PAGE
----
MadSci Network: Chemistry

Re: Why iron nail turns copper coated when w/vinegar& pennies

Date: Sun Feb 20 18:59:37 2000
Posted By: ,
Area of science: Chemistry
ID: 950902011.Ch

Dear Jocelyn,

This is a question about electrochemistry.  People that study 
electrochemistry want to know how chemicals gain and lose free electrons.

The acid you used, vinegar, contains hydrogen ions.  Water has hydrogen 
ions in it too, but vinegar normally has about 10,000 times more.

When you put copper pennies and iron nails in acid, the hydrogen ions 
which lack an electron take electrons from copper and iron because the 
copper and iron atoms are not strong enough to hold onto some of their 
electrons.  Hydrogen takes two electrons from copper and three from iron.  
If you watch closely, small bubbles will form on the pennies and the 
nails.  These will be bubbles of hydrogen.  The hydrogen ions are turning 
into molecules of two hydrogen atoms and the metal atoms that are solid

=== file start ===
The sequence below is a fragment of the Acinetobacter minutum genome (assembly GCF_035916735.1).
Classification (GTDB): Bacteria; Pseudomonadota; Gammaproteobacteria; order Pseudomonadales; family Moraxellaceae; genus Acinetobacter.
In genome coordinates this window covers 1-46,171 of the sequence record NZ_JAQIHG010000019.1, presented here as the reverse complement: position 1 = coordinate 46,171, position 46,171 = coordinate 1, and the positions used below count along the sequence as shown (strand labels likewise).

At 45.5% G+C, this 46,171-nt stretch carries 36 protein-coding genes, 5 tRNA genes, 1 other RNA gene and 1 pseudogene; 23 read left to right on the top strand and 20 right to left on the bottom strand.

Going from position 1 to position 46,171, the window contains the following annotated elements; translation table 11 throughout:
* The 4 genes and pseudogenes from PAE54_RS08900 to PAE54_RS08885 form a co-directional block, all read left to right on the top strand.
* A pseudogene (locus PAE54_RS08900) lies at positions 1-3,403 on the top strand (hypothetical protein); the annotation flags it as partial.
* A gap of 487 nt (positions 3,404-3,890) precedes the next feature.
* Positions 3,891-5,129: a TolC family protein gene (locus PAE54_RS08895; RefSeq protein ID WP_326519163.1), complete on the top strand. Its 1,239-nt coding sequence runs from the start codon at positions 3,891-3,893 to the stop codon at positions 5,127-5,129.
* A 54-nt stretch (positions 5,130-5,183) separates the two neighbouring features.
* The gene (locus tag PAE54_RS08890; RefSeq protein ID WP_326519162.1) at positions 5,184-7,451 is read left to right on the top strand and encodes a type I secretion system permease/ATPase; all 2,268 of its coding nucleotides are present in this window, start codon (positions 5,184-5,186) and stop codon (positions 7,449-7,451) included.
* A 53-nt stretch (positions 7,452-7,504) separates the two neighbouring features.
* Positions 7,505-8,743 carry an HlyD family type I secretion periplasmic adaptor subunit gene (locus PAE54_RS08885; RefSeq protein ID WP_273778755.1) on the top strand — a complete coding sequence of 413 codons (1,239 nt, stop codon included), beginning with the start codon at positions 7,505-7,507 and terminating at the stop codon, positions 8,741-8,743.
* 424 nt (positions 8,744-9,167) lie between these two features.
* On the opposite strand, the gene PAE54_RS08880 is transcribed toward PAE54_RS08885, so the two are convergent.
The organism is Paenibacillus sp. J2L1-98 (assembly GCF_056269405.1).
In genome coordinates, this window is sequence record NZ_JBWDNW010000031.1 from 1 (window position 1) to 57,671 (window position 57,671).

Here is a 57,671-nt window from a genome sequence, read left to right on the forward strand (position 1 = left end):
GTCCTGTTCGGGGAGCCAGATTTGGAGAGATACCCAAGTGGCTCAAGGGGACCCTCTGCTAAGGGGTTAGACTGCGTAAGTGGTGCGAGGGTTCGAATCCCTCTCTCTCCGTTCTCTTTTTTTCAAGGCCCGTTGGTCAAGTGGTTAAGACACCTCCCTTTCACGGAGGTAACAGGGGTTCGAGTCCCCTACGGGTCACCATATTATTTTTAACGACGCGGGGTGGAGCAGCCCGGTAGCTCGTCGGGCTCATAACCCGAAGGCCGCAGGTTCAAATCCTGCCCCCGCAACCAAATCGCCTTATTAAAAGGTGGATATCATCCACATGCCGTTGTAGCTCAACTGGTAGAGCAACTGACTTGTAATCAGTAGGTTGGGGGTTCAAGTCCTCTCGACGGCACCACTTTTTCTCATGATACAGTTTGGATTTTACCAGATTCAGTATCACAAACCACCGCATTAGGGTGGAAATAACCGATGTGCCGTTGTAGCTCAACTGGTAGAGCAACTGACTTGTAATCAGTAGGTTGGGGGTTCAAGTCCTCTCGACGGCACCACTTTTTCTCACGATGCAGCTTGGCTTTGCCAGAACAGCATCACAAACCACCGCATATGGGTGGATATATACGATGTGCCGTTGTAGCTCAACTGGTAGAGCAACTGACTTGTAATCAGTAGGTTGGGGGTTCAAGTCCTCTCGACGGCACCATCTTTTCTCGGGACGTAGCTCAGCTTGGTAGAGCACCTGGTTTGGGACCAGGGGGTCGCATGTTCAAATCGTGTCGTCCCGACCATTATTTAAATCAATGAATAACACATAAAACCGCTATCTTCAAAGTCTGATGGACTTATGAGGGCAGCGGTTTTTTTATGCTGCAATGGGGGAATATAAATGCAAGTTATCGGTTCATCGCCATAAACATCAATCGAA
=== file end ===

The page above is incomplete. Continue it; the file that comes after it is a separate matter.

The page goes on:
are turning into ions that move into the acid.

The struggle does not end there.  The iron and copper may be weaker than 
hydrogen, but the copper is stronger than iron when it comes to grabbing 
electrons.  The copper will look for iron atoms in the nail and grab their 
electrons.  Since the copper is taking the electrons from the iron at the 
outside surface of the nail, the copper turns back into a solid and you 
can see its characteristic "copper" color.  The iron ions are colorless, 
so you cannot see them, but they are there in the solution along with more 
copper ions.

The reaction will happen faster if the acid is warmer.

Another interesting experiment is to make a stack of pennies and dimes, 
arranged so that the dimes and pennies are mixed, dip the stack in lemon 
juice, and then press small wires connected to a flashlight bulb to either 
end of the stack.  If the dimes are old (have silver in them) and the 
juice is fresh, the bulb will glow, at least a little.

I hope this was a clear answer. If it was not, let me know what you did 
not understand or found confusing.

Dr. Edward Peterson

Current Queue | Current Queue for Chemistry | Chemistry archives

Try the links in the MadSci Library for more information on Chemistry.

MadSci Home | Information | Search | Random Knowledge Generator | MadSci Archives | Mad Library | MAD Labs | MAD FAQs | Ask a ? | Join Us! | Help Support MadSci

MadSci Network,
© 1995-2000. All rights reserved.